Rice is the main staple food in China and many other parts of the world. China needs to increase rice production to feed its growing population. There is little scope to increase the area planted to irrigated rice as demand for water from other sectors is growing, resulting in water shortages. Yields of irrigated rice must rise by increasing production without additional water, relying on getting more ‘crop per drop’ by the introduction of new water-saving techniques.
In China rice is the main food staple for most of the 1.3 billion people. Most of this rice is grown using irrigation. Traditionally rice seedlings are grown in nurseries then transplanted into flooded fields, growing under a layer of water. This deprives air to the root zone, creating optimal conditions for growth.
Producing one kilogram of unprocessed rice under irrigation is estimated to use between 1500 and 5000 litres of water, depending on the local climate, soil type and rice variety.
China’s rapid pace of development is placing a series of competing demands on water resources — for industrial, urban and rural uses. These demands are competing with those of the agriculturale sector, including irrigated rice.
Water is allocated at a district level, through a series of irrigation schemes and systems. Officials managing these systems are responsible for weighing the competing demands for water and allocating these to end-users. Individual farmers do not pay for water directly, instead paying agricultural taxes and levies. This makes the use of savings incentives or added taxes to reduce water consumption less effective.
The challenge facing national policy makers, irrigation authorities and farmers is how best to maintain and increase rice yields, and other food production, while reducing total agricultural water use.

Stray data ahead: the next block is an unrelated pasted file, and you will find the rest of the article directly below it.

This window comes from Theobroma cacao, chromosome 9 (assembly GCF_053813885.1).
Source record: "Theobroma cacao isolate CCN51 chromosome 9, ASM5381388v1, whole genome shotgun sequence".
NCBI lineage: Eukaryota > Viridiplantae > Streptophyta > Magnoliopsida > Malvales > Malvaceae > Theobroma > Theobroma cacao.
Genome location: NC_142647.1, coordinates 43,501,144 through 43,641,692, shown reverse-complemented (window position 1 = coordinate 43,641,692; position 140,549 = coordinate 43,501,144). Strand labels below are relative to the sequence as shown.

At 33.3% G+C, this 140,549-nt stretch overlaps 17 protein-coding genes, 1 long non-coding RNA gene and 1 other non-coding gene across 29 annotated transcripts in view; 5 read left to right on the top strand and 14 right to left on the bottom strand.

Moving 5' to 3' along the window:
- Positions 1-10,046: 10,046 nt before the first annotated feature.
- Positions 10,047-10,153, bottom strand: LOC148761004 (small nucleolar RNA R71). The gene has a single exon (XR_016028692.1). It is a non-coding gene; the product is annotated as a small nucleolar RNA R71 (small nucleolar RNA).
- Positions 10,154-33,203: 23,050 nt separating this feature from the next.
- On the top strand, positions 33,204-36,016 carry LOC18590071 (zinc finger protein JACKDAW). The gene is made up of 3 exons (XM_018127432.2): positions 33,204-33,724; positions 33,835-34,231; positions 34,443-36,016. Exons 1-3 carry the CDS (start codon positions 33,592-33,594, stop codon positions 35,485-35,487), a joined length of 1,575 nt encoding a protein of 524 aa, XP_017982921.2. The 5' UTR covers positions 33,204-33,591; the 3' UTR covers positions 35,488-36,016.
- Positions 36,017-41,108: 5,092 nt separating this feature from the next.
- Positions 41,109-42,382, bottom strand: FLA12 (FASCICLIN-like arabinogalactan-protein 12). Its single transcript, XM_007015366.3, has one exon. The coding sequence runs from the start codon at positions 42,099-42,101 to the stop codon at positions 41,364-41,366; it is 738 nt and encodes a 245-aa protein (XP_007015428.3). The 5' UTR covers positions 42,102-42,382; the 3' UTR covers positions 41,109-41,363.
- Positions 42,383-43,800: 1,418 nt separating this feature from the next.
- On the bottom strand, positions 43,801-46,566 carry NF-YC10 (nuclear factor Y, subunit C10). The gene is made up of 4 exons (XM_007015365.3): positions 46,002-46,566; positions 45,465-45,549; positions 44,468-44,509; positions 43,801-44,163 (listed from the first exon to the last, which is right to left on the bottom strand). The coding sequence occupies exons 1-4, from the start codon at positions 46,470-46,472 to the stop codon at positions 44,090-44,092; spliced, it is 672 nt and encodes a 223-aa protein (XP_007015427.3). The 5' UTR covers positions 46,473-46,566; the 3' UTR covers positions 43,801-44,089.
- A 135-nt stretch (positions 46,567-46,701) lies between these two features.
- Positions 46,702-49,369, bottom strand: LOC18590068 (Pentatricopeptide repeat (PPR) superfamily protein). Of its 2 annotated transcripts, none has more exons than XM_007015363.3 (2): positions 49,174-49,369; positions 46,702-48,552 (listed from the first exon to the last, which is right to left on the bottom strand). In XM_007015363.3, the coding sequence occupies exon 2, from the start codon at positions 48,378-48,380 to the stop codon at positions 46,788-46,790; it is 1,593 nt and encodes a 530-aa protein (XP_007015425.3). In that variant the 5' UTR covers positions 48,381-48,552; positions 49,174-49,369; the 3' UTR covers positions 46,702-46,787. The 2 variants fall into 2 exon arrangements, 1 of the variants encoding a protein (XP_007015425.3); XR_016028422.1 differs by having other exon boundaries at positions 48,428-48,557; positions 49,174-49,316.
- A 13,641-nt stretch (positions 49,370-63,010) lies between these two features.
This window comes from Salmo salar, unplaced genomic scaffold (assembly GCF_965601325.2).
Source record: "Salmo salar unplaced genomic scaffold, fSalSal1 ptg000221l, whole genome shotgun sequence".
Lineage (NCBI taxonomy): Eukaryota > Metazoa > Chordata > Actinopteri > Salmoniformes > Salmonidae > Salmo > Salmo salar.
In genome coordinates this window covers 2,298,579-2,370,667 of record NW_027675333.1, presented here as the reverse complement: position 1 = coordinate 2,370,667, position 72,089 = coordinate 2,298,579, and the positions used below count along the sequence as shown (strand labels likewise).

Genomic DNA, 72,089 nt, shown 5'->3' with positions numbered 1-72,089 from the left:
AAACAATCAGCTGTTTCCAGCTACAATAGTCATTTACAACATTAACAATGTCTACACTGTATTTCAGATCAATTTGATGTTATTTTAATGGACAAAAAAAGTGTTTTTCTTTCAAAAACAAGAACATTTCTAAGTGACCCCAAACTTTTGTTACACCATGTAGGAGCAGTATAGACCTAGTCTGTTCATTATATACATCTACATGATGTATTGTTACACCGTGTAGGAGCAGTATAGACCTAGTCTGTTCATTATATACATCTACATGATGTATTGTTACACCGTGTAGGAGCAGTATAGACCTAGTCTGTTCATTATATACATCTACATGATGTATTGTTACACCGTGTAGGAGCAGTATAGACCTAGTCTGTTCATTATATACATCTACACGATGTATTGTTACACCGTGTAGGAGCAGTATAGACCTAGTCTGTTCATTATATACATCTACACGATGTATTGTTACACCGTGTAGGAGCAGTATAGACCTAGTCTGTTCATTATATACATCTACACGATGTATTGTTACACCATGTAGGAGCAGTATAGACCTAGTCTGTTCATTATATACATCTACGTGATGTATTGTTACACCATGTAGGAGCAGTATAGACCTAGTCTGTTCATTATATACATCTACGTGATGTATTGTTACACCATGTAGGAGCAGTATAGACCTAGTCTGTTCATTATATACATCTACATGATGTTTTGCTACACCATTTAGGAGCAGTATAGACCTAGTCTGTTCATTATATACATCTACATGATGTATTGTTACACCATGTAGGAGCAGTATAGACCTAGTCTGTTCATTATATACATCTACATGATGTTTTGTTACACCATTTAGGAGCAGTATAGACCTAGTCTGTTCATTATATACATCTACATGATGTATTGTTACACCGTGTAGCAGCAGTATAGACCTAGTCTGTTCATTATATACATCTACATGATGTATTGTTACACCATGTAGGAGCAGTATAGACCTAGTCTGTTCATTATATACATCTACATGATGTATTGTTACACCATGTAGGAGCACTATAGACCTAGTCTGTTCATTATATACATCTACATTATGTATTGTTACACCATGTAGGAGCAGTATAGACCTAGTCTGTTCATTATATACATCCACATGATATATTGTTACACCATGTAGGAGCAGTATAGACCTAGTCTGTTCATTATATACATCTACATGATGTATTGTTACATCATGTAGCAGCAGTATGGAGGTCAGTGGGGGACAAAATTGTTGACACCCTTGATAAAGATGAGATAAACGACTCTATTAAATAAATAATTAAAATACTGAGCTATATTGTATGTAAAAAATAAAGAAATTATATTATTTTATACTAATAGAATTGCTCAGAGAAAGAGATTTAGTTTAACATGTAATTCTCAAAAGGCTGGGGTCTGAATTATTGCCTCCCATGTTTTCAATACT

There is potential to save water in traditional rice production systems. Bunds, or earthen mounds, are used to separate fields and hold water in place. The fields are flooded to a depth of between five to ten centimetres. Water is lost from seepage through bunds, percolation into soils and evaporation. The level of losses depends on the condition in which bunds are kept, and on the level of permeability of soils.
Two approaches to reducing water use without reducing rice yields are being investigated. The first focuses on irrigation management as an impetus to reduced water consumption. Supporting this are trials of new techniques for growing irrigated rice that reduce water use. The efficacy of these techniques is now being tested.
Farmer field experiments, survey data and system and sub-basin modelling in two irrigation systems in the Yangtze and Yellow River basins, have shown that irrigation authorities can reduce irrigation supplies for agriculture without detriment to farmer yields and incomes.
One approach is alternating wetting and drying of fields. Chinese researchers and farmers pioneered the use of controlled irrigation aimed at reducing percolation and seepage. At the farm level this involves allowing the field to dry out for a few days after ponded water has disappeared, before re-irrigating.